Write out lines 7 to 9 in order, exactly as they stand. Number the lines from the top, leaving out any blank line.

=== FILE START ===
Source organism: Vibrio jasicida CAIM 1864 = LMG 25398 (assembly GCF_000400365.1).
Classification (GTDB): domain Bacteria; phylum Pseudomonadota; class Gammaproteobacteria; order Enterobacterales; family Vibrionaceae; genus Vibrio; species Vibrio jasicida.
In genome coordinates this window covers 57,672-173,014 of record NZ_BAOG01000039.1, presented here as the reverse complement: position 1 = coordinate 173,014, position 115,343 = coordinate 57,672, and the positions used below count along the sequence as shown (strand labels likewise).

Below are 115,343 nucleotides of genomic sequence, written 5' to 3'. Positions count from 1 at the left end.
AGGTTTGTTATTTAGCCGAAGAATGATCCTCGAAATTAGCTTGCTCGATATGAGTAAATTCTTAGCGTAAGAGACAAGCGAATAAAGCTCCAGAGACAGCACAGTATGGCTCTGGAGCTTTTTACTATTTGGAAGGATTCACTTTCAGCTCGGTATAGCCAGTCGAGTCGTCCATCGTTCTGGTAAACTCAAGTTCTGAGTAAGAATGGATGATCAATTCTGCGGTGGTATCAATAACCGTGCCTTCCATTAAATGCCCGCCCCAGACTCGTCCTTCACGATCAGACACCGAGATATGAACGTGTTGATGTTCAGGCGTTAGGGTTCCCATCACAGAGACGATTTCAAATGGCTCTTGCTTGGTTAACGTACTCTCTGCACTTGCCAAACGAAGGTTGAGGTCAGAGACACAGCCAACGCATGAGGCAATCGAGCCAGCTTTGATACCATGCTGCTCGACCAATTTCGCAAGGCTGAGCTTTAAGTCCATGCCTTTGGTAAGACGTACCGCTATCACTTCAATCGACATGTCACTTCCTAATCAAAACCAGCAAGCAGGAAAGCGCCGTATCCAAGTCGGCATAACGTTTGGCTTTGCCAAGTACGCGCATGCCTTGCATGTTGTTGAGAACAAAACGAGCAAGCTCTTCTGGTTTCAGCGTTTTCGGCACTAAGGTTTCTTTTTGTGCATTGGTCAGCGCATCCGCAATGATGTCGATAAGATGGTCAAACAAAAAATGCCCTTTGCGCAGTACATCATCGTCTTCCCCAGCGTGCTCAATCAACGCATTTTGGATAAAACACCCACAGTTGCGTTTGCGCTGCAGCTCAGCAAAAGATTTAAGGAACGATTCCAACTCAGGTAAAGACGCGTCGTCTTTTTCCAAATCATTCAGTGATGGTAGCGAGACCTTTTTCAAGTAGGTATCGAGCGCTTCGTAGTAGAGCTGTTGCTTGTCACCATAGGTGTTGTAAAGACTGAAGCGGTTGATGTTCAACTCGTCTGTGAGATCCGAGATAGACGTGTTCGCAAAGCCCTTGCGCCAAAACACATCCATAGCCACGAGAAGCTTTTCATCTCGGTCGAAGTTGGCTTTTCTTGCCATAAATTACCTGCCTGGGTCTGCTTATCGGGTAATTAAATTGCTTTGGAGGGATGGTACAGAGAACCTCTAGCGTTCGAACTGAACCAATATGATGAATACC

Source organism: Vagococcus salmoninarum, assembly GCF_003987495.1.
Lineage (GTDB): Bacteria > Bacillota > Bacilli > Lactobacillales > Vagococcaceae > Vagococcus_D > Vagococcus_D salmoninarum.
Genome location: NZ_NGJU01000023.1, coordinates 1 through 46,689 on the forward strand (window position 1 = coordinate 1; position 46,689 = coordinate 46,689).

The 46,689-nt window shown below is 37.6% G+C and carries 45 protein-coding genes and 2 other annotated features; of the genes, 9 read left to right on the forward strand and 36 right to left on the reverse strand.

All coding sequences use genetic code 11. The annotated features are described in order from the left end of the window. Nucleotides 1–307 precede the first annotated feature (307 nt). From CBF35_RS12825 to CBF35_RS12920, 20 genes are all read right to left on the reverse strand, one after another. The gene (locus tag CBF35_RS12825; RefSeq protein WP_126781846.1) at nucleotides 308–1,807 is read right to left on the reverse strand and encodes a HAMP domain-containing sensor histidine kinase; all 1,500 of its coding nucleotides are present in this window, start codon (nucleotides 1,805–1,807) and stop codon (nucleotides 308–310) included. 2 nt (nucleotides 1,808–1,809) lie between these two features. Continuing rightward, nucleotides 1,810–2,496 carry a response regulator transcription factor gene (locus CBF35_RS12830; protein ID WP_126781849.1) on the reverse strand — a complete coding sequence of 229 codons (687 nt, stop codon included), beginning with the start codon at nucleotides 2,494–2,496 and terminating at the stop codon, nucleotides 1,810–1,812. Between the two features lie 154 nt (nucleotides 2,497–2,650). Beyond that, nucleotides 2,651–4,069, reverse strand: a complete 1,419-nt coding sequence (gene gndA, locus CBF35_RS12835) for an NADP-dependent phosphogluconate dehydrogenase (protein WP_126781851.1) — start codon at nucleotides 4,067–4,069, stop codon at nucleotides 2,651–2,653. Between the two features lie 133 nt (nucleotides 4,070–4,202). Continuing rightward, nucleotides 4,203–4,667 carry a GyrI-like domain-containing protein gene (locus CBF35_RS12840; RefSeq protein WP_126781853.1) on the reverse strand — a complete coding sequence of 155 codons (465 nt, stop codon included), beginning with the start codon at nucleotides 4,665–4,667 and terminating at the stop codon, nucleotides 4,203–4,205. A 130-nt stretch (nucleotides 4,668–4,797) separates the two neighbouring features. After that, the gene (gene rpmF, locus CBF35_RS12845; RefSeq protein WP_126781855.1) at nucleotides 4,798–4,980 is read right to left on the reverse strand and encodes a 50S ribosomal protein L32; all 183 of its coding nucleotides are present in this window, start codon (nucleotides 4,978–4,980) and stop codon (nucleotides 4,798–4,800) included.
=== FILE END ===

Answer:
Lineage (GTDB): Bacteria > Bacillota > Bacilli > Lactobacillales > Vagococcaceae > Vagococcus_D > Vagococcus_D salmoninarum.
Genome location: NZ_NGJU01000023.1, coordinates 1 through 46,689 on the forward strand (window position 1 = coordinate 1; position 46,689 = coordinate 46,689).

The 46,689-nt window shown below is 37.6% G+C and carries 45 protein-coding genes and 2 other annotated features; of the genes, 9 read left to right on the forward strand and 36 right to left on the reverse strand.